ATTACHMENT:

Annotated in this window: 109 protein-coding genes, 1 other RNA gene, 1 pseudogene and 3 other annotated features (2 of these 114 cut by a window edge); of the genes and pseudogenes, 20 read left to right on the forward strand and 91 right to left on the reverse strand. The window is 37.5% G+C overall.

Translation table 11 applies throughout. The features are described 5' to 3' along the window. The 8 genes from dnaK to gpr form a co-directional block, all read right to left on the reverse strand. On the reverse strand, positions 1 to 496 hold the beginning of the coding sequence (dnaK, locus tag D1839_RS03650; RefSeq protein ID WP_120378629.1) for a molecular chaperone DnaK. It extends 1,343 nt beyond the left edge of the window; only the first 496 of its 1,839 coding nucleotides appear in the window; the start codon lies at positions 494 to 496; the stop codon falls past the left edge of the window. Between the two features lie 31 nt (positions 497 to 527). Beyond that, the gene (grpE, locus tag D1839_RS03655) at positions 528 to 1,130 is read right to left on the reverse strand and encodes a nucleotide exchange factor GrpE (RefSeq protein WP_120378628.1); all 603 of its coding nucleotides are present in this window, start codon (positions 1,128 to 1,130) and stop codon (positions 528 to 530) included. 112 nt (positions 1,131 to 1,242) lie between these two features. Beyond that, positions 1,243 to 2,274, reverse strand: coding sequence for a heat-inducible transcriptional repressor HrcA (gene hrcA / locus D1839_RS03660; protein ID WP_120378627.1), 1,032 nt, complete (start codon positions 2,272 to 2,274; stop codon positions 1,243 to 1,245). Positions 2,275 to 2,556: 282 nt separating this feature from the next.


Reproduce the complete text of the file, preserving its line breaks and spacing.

Annotated in this window: 109 protein-coding genes, 1 other RNA gene, 1 pseudogene and 3 other annotated features (2 of these 114 cut by a window edge); of the genes and pseudogenes, 20 read left to right on the forward strand and 91 right to left on the reverse strand. The window is 37.5% G+C overall.

Translation table 11 applies throughout. The features are described 5' to 3' along the window. The 8 genes from dnaK to gpr form a co-directional block, all read right to left on the reverse strand. On the reverse strand, positions 1 to 496 hold the beginning of the coding sequence (dnaK, locus tag D1839_RS03650; RefSeq protein ID WP_120378629.1) for a molecular chaperone DnaK. It extends 1,343 nt beyond the left edge of the window; only the first 496 of its 1,839 coding nucleotides appear in the window; the start codon lies at positions 494 to 496; the stop codon falls past the left edge of the window. Between the two features lie 31 nt (positions 497 to 527). Beyond that, the gene (grpE, locus tag D1839_RS03655) at positions 528 to 1,130 is read right to left on the reverse strand and encodes a nucleotide exchange factor GrpE (RefSeq protein WP_120378628.1); all 603 of its coding nucleotides are present in this window, start codon (positions 1,128 to 1,130) and stop codon (positions 528 to 530) included. 112 nt (positions 1,131 to 1,242) lie between these two features. Beyond that, positions 1,243 to 2,274, reverse strand: coding sequence for a heat-inducible transcriptional repressor HrcA (gene hrcA / locus D1839_RS03660; protein ID WP_120378627.1), 1,032 nt, complete (start codon positions 2,272 to 2,274; stop codon positions 1,243 to 1,245). Positions 2,275 to 2,556: 282 nt separating this feature from the next.